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Laggards 'disappoint' on code hardship measures

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The General Insurance Code Governance Committee (CGC) says it’s disappointed that some firms missed a deadline for introducing new standards to help customers experiencing vulnerability and financial hardship, while “there seems to be some confusion” over compliance with one of the sections.

The CGC says the majority of subscribers introduced Parts 9 and 10 of the updated Code of Practice on time, but a number didn’t have measures in place despite communications that the new sections would take effect from January 1.

“Given the long lead time and heightened vulnerability caused by the COVID-19 pandemic, the committee is disappointed that these subscribers did not meet the implementation deadline,” it says in a report released today.

The changes coincided with a flood of regulatory activity but the committee says it expected subscribers would ensure obligations were met given the importance of the standards, which it describes as “some of the most significant changes” in the code.

In the case of Part 9, a new section supporting customers experiencing vulnerability and applying to retail insurance, 86% of subscribers met the deadline and all have now introduced the measures.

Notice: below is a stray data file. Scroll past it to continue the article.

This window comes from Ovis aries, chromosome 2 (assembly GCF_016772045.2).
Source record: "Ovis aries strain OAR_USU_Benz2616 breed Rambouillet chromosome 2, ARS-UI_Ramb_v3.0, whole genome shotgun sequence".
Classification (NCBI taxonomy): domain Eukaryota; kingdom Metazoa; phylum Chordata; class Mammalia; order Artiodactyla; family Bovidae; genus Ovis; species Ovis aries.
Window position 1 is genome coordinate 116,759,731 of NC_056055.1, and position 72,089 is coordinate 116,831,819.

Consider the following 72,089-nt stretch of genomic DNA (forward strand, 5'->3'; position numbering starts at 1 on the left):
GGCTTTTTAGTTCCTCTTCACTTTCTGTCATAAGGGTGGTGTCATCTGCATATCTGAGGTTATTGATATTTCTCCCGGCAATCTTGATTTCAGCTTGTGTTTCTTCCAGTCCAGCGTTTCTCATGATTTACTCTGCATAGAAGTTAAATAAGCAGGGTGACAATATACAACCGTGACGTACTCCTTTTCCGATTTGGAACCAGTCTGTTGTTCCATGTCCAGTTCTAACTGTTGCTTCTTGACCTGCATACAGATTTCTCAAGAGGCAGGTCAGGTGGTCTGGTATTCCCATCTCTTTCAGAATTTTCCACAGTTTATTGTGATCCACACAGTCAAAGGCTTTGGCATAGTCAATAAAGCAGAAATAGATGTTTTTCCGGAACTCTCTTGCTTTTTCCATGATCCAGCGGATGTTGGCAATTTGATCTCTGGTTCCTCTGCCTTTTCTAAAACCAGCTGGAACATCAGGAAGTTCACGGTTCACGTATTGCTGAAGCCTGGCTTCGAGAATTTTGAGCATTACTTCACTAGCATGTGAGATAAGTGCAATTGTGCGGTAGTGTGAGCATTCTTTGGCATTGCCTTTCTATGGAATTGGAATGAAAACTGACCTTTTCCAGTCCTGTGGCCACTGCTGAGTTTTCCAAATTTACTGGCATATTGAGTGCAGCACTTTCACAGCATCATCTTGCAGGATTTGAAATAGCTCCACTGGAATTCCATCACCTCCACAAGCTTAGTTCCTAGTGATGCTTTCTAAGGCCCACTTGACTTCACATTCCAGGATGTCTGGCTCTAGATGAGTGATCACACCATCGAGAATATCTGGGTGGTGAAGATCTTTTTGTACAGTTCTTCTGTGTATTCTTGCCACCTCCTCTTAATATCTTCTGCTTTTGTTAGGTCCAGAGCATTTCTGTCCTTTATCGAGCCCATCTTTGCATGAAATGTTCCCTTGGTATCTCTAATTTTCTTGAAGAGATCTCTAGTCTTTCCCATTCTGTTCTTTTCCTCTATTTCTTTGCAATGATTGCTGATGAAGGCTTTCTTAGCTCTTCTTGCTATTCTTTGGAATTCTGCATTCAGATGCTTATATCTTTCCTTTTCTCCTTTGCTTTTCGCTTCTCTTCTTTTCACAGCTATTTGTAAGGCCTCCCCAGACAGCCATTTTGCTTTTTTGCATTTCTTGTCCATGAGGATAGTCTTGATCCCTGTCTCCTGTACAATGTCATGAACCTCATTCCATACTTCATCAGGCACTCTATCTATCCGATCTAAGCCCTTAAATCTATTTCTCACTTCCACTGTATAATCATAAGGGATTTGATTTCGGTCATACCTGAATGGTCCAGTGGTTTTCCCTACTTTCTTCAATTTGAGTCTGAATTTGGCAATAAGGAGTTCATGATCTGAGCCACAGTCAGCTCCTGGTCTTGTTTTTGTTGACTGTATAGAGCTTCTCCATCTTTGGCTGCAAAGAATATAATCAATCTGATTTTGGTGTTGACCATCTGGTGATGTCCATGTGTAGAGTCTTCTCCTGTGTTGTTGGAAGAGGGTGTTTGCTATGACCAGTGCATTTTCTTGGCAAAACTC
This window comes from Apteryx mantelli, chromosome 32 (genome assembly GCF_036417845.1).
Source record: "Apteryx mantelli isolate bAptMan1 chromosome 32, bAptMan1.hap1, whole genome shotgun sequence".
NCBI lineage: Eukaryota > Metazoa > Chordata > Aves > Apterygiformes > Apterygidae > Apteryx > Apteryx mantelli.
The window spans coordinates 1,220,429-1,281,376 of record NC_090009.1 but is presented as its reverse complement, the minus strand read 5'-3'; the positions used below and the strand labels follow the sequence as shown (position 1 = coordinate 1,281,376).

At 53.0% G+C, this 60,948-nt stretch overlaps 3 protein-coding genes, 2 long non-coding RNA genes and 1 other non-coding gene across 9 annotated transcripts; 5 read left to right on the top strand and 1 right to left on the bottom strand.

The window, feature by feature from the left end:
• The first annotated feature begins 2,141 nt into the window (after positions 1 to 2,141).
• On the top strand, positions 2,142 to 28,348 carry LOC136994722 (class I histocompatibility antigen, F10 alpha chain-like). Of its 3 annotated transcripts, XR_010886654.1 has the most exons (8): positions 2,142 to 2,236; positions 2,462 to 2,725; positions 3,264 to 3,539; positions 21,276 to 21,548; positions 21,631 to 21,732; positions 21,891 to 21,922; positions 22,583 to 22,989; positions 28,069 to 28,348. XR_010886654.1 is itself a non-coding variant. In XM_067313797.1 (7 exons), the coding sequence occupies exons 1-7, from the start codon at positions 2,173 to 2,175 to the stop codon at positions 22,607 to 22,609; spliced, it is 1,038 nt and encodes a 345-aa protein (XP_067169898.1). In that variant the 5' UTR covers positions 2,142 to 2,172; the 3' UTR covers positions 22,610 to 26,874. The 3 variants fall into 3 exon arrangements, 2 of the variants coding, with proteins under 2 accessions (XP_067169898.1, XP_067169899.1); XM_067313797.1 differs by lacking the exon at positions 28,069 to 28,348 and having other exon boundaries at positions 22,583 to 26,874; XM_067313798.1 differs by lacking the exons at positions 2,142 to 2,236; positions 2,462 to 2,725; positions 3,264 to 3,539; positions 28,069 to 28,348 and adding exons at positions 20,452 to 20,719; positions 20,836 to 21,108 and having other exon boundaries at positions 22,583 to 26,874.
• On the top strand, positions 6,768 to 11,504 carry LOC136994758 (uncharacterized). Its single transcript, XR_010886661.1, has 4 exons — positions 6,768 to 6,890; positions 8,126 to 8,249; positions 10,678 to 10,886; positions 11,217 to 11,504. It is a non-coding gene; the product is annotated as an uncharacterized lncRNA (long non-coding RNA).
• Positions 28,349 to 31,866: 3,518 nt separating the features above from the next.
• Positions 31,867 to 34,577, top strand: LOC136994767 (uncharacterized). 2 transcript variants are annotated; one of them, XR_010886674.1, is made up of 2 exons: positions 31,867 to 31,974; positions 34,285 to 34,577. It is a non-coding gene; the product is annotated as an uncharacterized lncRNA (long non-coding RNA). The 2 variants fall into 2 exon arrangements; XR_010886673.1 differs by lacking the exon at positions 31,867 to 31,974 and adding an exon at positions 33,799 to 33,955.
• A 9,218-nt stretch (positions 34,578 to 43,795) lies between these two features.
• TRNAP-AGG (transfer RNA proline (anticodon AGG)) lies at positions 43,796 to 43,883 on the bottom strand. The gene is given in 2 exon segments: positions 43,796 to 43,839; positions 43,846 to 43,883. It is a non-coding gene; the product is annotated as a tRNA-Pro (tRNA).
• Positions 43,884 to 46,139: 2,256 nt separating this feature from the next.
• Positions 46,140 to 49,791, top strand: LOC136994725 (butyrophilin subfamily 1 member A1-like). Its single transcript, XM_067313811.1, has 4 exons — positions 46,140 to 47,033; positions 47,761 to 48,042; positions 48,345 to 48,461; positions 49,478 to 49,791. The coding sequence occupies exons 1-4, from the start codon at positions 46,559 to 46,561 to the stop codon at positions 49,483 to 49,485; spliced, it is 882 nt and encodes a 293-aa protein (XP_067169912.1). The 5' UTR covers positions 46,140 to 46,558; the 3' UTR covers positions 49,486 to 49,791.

For Part 10, which replaced a 2014 code section with enhanced financial hardship provisions for retail and wholesale, 85% of subscribers completed implementation on time.

But 8%, or 13 subscribers, consider they aren’t required to comply due to their business models and the nature of their interactions with consumers.

“The committee will continue to engage with these code subscribers to better understand their business models and determine whether they are in breach of their code obligations,” the report says. The committee will also look to publish additional guidance.

Areas where breaches have been reported since the obligations started include not having measures in place to help people with language barriers.

One code subscriber uncovered a significant breach in a post-implementation review, finding letters had been sent to consumers in 50 instances without information about financial hardship processes and support.

The CGC says it continues to see concerning conduct around the recovery of money from uninsured consumers who are experiencing hardship, and insurers should ensure code standards are followed.

Apart from the code, the uninsured consumers have limited protections as their circumstances are outside the Australian Financial Complaints Authority jurisdiction.

“The committee therefore urges subscribers to remind collection agents and solicitors acting on their behalf of their obligations to comply with Parts 9 and 10 of the 2020 code when recovering debts from people experiencing vulnerabilities,” it says.

The report also encourages firms to frequently test and review their vulnerability and financial hardship processes to ensure they are supporting the outcomes intended.